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Edible soybean rises in popularity with U.S. consumers & producers


Illinois Correspondent

CHAMPAIGN, Ill. — Edamame is showing up everywhere, in farmers’ markets, grocery stores and even in McDonald’s salads. Think of edamame’s edibility as to soybeans, what sweet corn is to field corn.

While consumption of the crunchy sweet bean is rapidly increasing in the United States, national production is limited to fewer than 5,000 acres nationwide, mostly in Ohio, Kentucky, California, Illinois and Indiana. Yet, soybean and edamame experts believe this will rapidly change in the coming decade as more growers learn its attributes.

Consumers have quickly caught on to edamame’s benefits and versatility. “Edamame are a unique vegetable because they provide a complete protein,” says Theresa Herman, University of Illinois research specialist. “They are a great option for vegetarians or for individuals looking to decrease their consumption of meat.”

A common snack food in China and Japan, where use goes back more than 1,000 years, edamame were studied in Illinois and across the U.S. in the 1930s when the search for a value-added food was a priority. So, how can this old crop be new for Illinois?

Illinois consumers spend $48 billion on food each year, but most of this money leaves the state. Last summer, the Illinois Food, Farms and Jobs Act was passed to help facilitate the development of the local food system and keep more of that money in Illinois.

Some UoI researchers believe edamame is a good candidate for the expanding food production system in Illinois.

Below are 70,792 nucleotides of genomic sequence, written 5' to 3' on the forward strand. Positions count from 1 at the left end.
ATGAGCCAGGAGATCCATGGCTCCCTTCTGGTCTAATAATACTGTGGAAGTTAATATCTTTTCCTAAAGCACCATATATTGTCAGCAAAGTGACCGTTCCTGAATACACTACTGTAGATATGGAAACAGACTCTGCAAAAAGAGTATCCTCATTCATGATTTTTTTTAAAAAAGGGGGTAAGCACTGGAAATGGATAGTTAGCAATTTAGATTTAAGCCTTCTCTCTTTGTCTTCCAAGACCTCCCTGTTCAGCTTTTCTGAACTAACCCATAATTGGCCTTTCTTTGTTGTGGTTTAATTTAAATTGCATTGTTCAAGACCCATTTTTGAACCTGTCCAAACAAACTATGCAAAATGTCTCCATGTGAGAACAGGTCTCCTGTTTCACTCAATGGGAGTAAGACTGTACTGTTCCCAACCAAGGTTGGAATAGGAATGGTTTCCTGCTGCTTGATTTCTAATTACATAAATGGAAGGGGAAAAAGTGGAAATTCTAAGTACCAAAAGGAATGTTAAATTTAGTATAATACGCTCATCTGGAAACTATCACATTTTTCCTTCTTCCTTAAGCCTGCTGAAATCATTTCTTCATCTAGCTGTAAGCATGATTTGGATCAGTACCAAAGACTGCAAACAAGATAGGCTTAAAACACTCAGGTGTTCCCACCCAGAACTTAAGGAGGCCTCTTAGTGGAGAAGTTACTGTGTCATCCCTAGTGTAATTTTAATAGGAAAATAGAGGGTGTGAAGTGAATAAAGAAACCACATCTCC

“It’s the same species as grain soybeans, so it’s a logical crop as Illinois is one of the top two soybean-producing states,” Herman says. “However, because it’s a newer crop here, more research is needed on agronomic practices to produce edamame more efficiently at the commercial level. More information on the performance of the available commercial varieties is also needed.”

In fact, UoI researchers have developed numerous edamame varieties suited for the Midwest growing season. Researcher Richard Bernard has been breeding soybeans and edamame since 1954 and just released his 14th variety of Gardensoy edamame, called Gardensoy 51.

His next projects develop varieties with higher protein content, higher concentration of omega-3 fatty acid and creating varieties that do not have the genes that cause allergic reactions.

In the 1980s, he began breeding edamame as a hobby, with a goal to develop “especially good eating” large-seeded edamame with higher protein content, as well as one which would grow well in Illinois.

“Large-seeded edamame have a better mouth feel for eating,” Bernard explained. “Those varieties mainly come from Japan and Korea, but they tend to be prone to shattering and susceptible to diseases. I wanted to create edamame varieties with improvement in those areas.”

Bernard released the first six edamame varieties in 2000, followed by seven more in 2002. Cultivars are selected for their sweet, mild flavor and nutty texture. He named them Gardensoy with numbers following to reflect the soybean maturity group and release order. His latest release, classified in soybean maturity group V, adds a later-maturing variety to the mix and will be the last one to harvest before the frost hits.